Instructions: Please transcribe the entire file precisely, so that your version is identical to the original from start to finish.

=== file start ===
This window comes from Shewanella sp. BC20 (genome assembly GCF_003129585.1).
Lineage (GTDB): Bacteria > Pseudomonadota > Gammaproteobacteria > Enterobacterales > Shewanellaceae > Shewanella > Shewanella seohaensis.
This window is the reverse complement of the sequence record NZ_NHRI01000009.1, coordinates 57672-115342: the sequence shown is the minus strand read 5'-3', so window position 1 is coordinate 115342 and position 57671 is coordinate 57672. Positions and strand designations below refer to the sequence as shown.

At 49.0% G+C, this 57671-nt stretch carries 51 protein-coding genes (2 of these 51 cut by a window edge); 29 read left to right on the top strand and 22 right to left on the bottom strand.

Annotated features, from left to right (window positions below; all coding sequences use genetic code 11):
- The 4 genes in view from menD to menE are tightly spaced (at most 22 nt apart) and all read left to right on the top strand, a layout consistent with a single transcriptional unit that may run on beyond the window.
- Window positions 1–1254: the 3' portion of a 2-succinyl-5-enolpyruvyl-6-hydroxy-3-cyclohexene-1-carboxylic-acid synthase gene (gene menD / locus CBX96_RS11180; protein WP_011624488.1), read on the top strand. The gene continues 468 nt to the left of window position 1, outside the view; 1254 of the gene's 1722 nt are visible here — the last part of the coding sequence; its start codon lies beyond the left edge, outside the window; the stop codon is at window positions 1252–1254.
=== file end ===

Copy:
This window comes from Shewanella sp. BC20 (genome assembly GCF_003129585.1).
Lineage (GTDB): Bacteria > Pseudomonadota > Gammaproteobacteria > Enterobacterales > Shewanellaceae > Shewanella > Shewanella seohaensis.
This window is the reverse complement of the sequence record NZ_NHRI01000009.1, coordinates 57672-115342: the sequence shown is the minus strand read 5'-3', so window position 1 is coordinate 115342 and position 57671 is coordinate 57672. Positions and strand designations below refer to the sequence as shown.

At 49.0% G+C, this 57671-nt stretch carries 51 protein-coding genes (2 of these 51 cut by a window edge); 29 read left to right on the top strand and 22 right to left on the bottom strand.

Annotated features, from left to right (window positions below; all coding sequences use genetic code 11):
- The 4 genes in view from menD to menE are tightly spaced (at most 22 nt apart) and all read left to right on the top strand, a layout consistent with a single transcriptional unit that may run on beyond the window.
- Window positions 1–1254: the 3' portion of a 2-succinyl-5-enolpyruvyl-6-hydroxy-3-cyclohexene-1-carboxylic-acid synthase gene (gene menD / locus CBX96_RS11180; protein WP_011624488.1), read on the top strand. The gene continues 468 nt to the left of window position 1, outside the view; 1254 of the gene's 1722 nt are visible here — the last part of the coding sequence; its start codon lies beyond the left edge, outside the window; the stop codon is at window positions 1252–1254.